Technology

Renewed calls for travel booking giants to ban Israeli settlement listings

Christian Fleetwood

Christian Fleetwood

Amnesty International has renewed calls on travel booking websites to ban listings in Israeli settlements in the Occupied Palestinian Territories (OPT).

On 30 January, Amnesty International’s Destination: Occupation report revealed online travel booking giants Airbnb, Booking.com, Expedia and TripAdvisor are sustaining tourism to illegal Israeli settlements built on OPT.

Six months later, in spite of international calls to delist properties in Israeli settlements and continued pressure by the humanitarian organisation, Amnesty International’s campaigner for Israel and OPT, Laith Abu Zeyad, said the four companies continue to list accommodation and attractions in the OPT.

“They are promoting these listings, and profiting from them, despite knowing that Israeli settlements in the OPT are illegal under international law and are at the root of a system of institutionalised discrimination and human rights violations suffered by Palestinian communities,” Abu Zeyad told Travel Weekly.

“Their operations in illegal Israeli settlements contribute to and profit from, the maintenance, development and expansion of illegal Israeli settlements, which amount to war crimes under international law.”

In its latest call-out, Amnesty International is urging TripAdvisor specifically – the second most visited website (after Google) reviewed by foreign tourists arriving in Israel – to ban listings in OPT. Amnesty has also urged TripAdvisor’s employees to speak out.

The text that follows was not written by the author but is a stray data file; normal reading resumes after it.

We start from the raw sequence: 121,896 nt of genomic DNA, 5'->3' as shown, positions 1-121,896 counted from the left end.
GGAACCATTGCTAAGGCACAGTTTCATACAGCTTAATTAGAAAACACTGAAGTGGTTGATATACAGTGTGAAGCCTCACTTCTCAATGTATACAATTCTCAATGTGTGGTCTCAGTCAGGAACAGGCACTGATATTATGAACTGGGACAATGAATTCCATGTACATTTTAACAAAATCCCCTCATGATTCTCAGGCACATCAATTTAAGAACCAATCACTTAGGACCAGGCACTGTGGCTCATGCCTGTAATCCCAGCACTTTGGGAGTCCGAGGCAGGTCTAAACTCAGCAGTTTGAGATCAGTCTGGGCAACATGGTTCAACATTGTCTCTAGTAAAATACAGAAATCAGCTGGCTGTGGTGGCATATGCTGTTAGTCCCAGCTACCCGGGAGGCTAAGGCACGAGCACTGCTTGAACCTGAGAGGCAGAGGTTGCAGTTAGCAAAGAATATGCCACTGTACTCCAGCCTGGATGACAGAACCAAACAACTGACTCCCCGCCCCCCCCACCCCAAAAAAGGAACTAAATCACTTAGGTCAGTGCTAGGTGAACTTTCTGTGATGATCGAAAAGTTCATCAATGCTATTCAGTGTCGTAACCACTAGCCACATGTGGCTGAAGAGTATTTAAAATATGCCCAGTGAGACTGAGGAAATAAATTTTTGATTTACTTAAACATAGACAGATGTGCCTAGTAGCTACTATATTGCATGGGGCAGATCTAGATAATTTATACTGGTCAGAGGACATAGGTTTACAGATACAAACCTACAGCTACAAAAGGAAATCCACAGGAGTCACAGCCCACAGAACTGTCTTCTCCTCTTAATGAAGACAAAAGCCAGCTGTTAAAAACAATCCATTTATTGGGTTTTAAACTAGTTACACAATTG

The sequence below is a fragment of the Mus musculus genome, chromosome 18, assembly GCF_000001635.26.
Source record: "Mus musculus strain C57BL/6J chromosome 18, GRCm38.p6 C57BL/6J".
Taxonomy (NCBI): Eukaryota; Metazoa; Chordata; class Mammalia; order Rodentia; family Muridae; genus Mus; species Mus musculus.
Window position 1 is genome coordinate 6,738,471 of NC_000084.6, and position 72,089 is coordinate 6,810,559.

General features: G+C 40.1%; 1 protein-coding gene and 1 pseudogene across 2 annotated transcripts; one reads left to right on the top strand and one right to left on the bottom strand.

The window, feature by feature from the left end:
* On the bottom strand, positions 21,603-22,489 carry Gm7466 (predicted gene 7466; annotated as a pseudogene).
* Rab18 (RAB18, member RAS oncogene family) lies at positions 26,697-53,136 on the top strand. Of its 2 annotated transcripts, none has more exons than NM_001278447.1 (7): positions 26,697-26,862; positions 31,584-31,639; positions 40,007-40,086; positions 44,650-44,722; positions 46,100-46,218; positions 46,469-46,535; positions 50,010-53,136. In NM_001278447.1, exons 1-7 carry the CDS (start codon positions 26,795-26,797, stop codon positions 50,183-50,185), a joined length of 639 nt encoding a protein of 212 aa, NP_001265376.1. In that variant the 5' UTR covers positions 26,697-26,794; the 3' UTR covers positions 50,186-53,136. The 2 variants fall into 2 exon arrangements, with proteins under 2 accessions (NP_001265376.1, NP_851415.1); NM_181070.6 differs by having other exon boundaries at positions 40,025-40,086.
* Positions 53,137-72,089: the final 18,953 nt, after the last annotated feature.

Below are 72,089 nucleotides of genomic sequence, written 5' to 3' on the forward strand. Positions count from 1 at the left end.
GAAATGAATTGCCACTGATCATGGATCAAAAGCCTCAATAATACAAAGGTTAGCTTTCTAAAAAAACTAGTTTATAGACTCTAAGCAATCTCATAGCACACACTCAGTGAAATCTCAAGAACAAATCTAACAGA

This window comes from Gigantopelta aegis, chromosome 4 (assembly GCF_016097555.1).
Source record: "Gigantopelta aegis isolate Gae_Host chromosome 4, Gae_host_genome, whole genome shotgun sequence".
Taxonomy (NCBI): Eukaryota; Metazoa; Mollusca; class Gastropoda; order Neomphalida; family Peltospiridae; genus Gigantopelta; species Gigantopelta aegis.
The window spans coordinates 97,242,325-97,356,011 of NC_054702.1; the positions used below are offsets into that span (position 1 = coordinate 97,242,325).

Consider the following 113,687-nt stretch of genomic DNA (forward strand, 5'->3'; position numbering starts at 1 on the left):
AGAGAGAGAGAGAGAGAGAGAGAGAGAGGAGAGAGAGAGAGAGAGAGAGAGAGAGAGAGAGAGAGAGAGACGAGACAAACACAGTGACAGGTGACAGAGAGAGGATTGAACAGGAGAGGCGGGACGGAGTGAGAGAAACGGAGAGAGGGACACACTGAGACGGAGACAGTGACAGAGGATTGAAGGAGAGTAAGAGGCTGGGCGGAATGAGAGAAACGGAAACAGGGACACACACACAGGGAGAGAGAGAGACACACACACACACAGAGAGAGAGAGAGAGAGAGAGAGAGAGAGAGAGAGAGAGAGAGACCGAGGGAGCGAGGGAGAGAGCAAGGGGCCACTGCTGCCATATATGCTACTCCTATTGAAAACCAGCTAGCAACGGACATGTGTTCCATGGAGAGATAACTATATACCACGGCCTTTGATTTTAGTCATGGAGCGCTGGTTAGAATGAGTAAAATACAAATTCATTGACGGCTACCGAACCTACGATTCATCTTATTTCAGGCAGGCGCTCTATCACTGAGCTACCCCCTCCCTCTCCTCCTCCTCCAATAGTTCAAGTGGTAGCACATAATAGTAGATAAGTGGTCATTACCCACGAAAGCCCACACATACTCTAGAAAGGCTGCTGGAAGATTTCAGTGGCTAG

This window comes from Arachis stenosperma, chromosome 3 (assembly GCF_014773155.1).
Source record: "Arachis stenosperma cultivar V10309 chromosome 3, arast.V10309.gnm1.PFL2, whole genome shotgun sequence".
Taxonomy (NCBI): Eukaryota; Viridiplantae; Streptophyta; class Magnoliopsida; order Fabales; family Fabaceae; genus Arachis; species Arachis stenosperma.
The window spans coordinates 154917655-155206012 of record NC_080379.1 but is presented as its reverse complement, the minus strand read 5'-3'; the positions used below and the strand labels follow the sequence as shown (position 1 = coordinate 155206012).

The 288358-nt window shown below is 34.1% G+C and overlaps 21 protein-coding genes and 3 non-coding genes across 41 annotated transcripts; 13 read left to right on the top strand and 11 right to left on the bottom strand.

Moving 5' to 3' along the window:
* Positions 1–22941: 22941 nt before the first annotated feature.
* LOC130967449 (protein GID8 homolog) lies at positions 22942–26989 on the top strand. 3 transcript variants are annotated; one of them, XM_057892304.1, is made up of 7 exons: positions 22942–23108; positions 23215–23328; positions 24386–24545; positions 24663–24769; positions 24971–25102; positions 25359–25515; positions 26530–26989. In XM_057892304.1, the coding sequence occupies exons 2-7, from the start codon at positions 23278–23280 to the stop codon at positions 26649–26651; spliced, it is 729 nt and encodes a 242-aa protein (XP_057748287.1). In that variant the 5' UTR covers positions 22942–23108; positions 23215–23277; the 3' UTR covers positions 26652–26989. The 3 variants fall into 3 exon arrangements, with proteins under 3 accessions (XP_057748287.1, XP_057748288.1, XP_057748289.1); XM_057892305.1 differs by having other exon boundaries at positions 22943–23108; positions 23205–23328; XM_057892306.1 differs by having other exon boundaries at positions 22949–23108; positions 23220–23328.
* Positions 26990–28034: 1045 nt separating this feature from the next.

“By promoting tourism in these illegal settlements, TripAdvisor is boosting their economy, helping them to expand and contributing to the mass suffering they have caused,” Amnesty said in an open letter to TripAdvisor employees on 10 July.

More than 130 thousand people have signed a petition by Amnesty International urging TripAdvisor to remove its listings in Israeli settlements, according to Abu Zeyad.

TripAdvisor described Amnesty’s allegations as “disappointing rhetoric” and said that it had “inappropriately” conflated business listings by supporting one party over another within an “international dispute”.

The company said it does not remove listings or businesses that remain active and open for business, and believes travellers using the platform should be able to see all “relevant” information about a destination.

“TripAdvisor’s aim is to provide travellers with an apolitical, accurate and useful picture of all travel and hospitality businesses that are open for business, anywhere in the world,” a company spokesperson told Travel Weekly.

“[I]n our role as an information platform, a listing does not constitute an endorsement of a nation’s policies or an endorsement of that business … Our goal is to provide our users with information about these businesses good or bad, so they can make up their own decisions when travelling.